Re: two questions about gum
I'll chime in with my two cents here with Marek. Curves should be taking care of all things--either a too dark print or a too flat print. If not, the curve is wrong. And, if the printer's adjustments are not turned OFF, then the printer will also alter the curve that one makes. That's why the PDN system does not use the printer driver; it's like you go to all this work to make a curve and then send it to the printer and the driver mucks it up on the fly--usually it comes out a paler version of the negative which would in turn print too dark.
I don't know what your printer is, but in my Epson 2400 I have to select ICM and then "no color adjustment". In the 4000 and other printers there are TWO places you have to select "no color adjustment"--but that's on a Mac driver and Macs have to be told things twice because they are dumber (heheheheheh).
But, as Ron Reeder pointed out at APIS, to each his own--three systems of curve making, download Dan Burkholder's curves who has done all the work in the trenches for you, use the Reeder method which utilizes the printer driver, or use PDN system which turns it off and makes the curves WYSIWYG. That is a crass over simplification of diginegs but maybe makes the point I am trying to say. (But, Dan, do you have curves for gum?)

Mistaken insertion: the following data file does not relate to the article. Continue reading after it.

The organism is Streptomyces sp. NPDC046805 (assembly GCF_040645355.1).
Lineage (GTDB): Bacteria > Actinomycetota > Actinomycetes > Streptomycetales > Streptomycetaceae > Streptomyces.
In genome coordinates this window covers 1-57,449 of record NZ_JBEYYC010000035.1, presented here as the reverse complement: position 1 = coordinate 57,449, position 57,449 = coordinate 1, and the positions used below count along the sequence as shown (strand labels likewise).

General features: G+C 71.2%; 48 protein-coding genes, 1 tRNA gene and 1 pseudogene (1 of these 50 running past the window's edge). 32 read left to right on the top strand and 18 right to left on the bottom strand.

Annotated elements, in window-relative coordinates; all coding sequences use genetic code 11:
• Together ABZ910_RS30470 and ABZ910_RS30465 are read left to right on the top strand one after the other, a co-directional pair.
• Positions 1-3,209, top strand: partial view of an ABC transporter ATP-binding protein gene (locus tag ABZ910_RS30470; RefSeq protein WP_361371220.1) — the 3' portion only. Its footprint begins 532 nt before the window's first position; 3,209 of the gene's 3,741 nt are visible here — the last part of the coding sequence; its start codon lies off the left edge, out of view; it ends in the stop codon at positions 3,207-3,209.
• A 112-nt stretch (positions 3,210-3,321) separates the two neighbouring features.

But one more point, Charles--or was it Loris--magenta/red is a really strong pigment, unless it is PR209 which is sometimes called quinacridone red or q coral or whatnot--it is a fairly weak red albeit beautiful corally red really nice for some images. But in general, magenta and thalo are strong colors and need to be cut down in the first place BEFORE curves are made to make sure you won't go too dark when the layered colors are finally done. For instance, I may use the 1/4 the magenta that I do raw sienna, or even less. It's that different. I figure out my mixes of each color that I am going to use before hand and then always use that and develop my curves and times for those mixes. So I standardize first, get that practice correct, and then I can be loosey goosey about it, cut my pigments to real low saturation, etc. However, I can't say I have ever used time to vary a print because, as Mark reminded us, you're not gonna get your highlights printed in, and why would you want to print a layer of just shadows when your print is too dark in the first place? Unless it is your highlights that are too dark, too, I suppose, might be the scenario.
All of this said, there are gum printers who adjust their process to plain old uncurved negatives for the last century and a half and have beautiful work, so to each his own--there are many ways to skin this cat. When I started teaching gum this last semester, I first taught them with uncurved all ink negs and even tho the shadows were blocked up, they produced some pretty amazing first gum prints. These higher tech ways are only necessary if the original practice is not working well. There is a pretty major difference between my gum prints before and after curves when laid side by side, but if not seen side by side I don't think the buying public would say my pre-curve prints are nasty.
----- Original Message ----- From: "Marek Matusz" <firstname.lastname@example.org>
Sent: Wednesday, September 26, 2007 7:18 AM
Subject: RE: two questions about gum